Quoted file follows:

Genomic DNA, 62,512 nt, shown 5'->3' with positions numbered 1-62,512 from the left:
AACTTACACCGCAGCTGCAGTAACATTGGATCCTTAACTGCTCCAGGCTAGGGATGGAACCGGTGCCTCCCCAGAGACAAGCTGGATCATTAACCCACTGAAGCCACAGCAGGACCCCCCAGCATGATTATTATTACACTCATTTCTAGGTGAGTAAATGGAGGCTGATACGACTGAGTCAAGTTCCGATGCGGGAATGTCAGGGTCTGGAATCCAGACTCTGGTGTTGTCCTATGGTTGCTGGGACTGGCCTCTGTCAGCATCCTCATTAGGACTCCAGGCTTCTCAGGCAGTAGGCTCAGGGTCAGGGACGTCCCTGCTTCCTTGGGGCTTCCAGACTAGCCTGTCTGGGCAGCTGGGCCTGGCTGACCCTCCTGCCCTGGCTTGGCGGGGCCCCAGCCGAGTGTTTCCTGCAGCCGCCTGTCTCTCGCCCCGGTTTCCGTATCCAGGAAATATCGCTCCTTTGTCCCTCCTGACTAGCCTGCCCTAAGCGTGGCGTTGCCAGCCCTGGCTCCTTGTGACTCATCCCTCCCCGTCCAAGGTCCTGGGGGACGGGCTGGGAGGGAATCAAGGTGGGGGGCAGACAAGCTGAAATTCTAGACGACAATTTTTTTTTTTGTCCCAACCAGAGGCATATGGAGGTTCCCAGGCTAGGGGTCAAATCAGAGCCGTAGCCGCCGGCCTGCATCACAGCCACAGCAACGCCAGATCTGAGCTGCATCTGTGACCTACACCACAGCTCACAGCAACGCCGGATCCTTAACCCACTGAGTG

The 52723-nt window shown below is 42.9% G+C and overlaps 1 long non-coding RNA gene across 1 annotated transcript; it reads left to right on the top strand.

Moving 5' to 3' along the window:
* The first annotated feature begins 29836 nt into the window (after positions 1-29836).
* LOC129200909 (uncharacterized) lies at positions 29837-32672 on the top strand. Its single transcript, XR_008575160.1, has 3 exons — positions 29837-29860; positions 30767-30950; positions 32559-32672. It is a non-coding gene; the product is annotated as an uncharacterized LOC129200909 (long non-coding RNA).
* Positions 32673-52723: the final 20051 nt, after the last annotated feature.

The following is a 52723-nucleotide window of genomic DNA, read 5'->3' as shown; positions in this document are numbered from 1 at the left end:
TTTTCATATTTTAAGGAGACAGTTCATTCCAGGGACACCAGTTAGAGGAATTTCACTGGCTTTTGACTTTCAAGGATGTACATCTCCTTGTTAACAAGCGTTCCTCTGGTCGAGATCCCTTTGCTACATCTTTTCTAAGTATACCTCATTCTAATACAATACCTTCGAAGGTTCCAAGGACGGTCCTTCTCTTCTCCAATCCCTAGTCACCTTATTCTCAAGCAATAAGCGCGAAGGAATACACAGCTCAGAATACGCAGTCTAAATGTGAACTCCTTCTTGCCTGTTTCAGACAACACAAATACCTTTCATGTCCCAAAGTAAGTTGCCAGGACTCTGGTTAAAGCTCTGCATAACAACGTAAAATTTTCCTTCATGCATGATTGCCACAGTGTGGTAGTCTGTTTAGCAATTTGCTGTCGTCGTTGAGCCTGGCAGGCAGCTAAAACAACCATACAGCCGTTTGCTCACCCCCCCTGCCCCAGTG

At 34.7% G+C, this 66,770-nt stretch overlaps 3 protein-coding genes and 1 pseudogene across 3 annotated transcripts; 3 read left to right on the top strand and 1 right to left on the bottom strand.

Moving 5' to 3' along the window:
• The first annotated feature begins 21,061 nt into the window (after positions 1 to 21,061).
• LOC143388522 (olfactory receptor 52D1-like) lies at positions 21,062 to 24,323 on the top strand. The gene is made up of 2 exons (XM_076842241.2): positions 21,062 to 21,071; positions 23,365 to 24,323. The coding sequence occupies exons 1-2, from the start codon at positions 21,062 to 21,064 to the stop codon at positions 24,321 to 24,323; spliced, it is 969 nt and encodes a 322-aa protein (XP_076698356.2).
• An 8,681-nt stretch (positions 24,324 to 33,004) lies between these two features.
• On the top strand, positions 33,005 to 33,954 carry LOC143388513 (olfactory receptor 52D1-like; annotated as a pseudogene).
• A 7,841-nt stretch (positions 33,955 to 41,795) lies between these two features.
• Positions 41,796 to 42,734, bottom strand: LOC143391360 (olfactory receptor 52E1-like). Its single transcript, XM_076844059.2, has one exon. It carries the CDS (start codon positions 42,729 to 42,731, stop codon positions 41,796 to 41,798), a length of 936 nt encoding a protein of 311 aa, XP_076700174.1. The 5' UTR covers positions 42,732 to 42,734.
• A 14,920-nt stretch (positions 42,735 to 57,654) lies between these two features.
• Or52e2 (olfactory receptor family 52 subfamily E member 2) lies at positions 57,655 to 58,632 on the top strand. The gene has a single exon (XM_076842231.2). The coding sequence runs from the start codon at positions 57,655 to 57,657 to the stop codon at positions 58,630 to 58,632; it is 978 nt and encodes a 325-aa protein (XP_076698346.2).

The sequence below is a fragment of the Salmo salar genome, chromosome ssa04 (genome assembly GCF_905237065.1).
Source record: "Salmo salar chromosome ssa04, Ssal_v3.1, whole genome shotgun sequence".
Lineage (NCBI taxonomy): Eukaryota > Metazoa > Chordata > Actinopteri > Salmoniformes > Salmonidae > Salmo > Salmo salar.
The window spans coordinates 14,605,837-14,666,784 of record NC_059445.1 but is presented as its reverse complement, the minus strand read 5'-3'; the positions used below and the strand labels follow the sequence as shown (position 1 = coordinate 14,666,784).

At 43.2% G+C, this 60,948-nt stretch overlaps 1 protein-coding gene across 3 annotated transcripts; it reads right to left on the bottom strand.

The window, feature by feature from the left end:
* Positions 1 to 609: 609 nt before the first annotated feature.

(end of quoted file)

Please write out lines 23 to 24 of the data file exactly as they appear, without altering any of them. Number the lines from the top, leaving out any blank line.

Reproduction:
The window spans coordinates 14,605,837-14,666,784 of record NC_059445.1 but is presented as its reverse complement, the minus strand read 5'-3'; the positions used below and the strand labels follow the sequence as shown (position 1 = coordinate 14,666,784).

At 43.2% G+C, this 60,948-nt stretch overlaps 1 protein-coding gene across 3 annotated transcripts; it reads right to left on the bottom strand.